of course," she added, sadly. "Why should he? I have done nothing for him, and he has done so much for me. It has been all on one side. I have had no chance yet; but I could help him a little. I am rich, very much richer than any one thinks, and they say that, although he has a great house and lands, that he is very poor, and that he has heavy debts. I could pay them all off," she declared, with a little note of triumph in her tone. "I have what would come in English money to nearly a million pounds. I should give it all to him, every penny. It would make him happy to pay off all his mortgages and old debts. Don't you think so?" she asked, anxiously.

"I daresay it might," I answered, gravely. "I should think it certainly would."

"And I love him so," she repeated, softly. "It would be such happiness to do this for him. Perhaps he would not love me very much just yet, but when I had him all to myself it would come little by little. I could make it come; a woman can when she has a man all to herself. I am sure of it. I should have no fear at all."

Her eyes were very soft now and very bright. One forgot her sharp features and sallow cheeks. Poor girl! Then suddenly she looked away from the fire, and, rising, came over to my side.

"You are wondering why I have come to you to tell you my secret," she said. "I will tell you. I am afraid of you. You are so handsome, and I am plain. Oh! yes, I am-I know it. Never mind, I love him. But he does not know that, and he admires you. I see him look at you, and though he is kind to me, he does not look at me like that. And you-you do not care for him. I have watched you, and I am sure of it. You do not want him, do you?"

"No, I do not want him," I answered, but without looking at her.

"I know you don't. I want to promise you something. I believe that Philip Maltabar is somewhere in this neighborhood, and I believe-no, I am sure-that in some way you are interested in him. Your father knows. That is why you have kept me from him. But never mind, I want to forget all that if you will just help me a little. I shall go away from here, presently. If I should come back again, and I should find Philip Maltabar-well-never mind. I will forgive, and I will forget. God shall judge between those two-I will bury my desire for vengeance. This I swear-if you will help me a little."

"But how?" I asked, blandly. "What can I do?"

"You can help me simply by keeping away from Mr. Deville," she went on, hastily, a certain bluntness creeping into the manner of her expression as she reached the heart of her subject. "If you are not there, then he will be content with me, I can talk to him. I can make him understand by degrees. There! I suppose you think this is very unwomanly of me. It is unwomanly, it is despicable. I should detest another woman who did it. But I don't care-I want him so much. I love him better than life," she cried, with a little burst of passion. "I shall die if he does not care for me-not as I care for him, of course, but just a little-and more afterwards."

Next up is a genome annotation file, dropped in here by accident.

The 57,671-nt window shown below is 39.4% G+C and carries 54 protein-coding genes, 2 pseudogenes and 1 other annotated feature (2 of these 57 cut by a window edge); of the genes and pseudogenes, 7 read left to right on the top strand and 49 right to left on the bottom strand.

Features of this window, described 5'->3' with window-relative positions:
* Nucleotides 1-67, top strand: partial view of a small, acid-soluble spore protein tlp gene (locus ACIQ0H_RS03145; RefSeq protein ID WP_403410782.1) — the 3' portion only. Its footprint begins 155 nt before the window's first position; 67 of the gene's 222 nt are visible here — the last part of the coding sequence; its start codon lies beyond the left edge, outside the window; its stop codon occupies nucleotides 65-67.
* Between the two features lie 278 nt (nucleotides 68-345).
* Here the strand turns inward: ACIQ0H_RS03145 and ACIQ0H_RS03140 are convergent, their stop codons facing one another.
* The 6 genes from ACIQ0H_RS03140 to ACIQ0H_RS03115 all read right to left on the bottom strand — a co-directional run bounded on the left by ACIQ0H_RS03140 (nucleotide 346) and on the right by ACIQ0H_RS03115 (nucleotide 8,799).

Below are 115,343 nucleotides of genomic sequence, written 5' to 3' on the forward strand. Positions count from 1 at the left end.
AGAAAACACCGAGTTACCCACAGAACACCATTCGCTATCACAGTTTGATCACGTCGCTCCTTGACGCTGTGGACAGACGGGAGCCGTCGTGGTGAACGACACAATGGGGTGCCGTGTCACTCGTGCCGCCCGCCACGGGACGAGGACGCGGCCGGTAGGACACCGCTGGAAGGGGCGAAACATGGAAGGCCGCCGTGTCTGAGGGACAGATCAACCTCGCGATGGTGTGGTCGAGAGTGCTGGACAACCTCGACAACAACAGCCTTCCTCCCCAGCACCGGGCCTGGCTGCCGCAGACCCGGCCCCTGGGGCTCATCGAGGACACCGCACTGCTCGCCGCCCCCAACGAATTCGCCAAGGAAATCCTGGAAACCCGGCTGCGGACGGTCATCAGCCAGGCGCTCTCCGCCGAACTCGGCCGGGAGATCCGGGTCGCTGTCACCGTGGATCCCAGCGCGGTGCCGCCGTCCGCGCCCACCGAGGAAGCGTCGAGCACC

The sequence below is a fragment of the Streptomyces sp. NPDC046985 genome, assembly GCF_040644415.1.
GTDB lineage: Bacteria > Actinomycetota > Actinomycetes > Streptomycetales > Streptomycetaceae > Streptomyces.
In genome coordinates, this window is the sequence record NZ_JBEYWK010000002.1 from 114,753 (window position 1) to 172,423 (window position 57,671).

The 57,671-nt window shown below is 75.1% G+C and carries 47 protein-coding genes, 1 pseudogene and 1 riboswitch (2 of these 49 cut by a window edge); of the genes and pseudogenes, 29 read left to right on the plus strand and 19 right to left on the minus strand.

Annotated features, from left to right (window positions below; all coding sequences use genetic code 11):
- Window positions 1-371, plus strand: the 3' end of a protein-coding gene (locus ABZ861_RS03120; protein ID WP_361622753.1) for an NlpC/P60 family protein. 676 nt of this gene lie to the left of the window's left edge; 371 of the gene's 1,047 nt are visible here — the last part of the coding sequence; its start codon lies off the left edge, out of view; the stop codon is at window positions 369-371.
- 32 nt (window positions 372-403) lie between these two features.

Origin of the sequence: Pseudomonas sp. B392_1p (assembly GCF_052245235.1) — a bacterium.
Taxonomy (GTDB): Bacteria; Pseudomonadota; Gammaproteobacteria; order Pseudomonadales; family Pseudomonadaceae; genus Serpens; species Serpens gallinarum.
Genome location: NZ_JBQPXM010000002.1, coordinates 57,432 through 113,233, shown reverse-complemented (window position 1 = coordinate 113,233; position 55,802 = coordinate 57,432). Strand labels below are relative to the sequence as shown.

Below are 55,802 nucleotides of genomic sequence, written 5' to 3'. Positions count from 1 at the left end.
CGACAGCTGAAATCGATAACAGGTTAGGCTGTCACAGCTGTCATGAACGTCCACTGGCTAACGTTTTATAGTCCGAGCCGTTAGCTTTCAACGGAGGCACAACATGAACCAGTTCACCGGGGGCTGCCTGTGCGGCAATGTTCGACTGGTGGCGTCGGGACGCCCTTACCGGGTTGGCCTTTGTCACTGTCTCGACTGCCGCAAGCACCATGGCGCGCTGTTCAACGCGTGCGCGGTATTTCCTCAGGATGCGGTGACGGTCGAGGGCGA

I leaned over and rested my hand upon hers. I felt a sudden kindness toward her. I don't know what instinct made me promise-I suppose it was pity. There was something so pathetic in her intense earnestness.

"Yes, I will do what you wish," I said, softly; "but--"

"But what? Are you making conditions?"

I shook my head.

"I make no conditions. Only I wanted to say this to you. Do you think it is wise to let yourself care so much for any one who after all may not care for you at all? It is like staking one's whole happiness upon a chance. It is a terrible risk."

She smiled at me faintly, and shook her head.

"Ah," she said, "it is so easy to see that you have never loved-that you do not know what love is. When you do you will not talk about letting one's self care. You might as well talk about letting one's self die when one is struggling upon a death bed panting and gasping for life. It is the inevitable in love as in death. There is no choice."

She rose to her feet.

"Goodbye," she said. "I shall not trouble you any more. I am going to forget that such a person as Philip Maltabar ever lived."

I walked with her to the door. She looked down the dim road up the park wistfully.

"Perhaps," she said, "I may see him this afternoon. Was he coming to see you?"

"Certainly not. He does not visit here," I continued.

"Oh, he comes to see me," she said, quickly. "Perhaps it is not right-proper you call it-that he should. I do not care. I would like you to come and visit me-but-he might be there," she added, hesitatingly. "Goodbye."

I touched her hand, and she went out with a little flush still lingering in her cheeks. I saw her look wistfully up and down the road, and then she picked up her skirts and took the muddy footpath across the park towards the Court. I turned away and went upstairs to my room.

Was it pity for her I wonder that brought the tears into my eyes? After all, I was only a woman.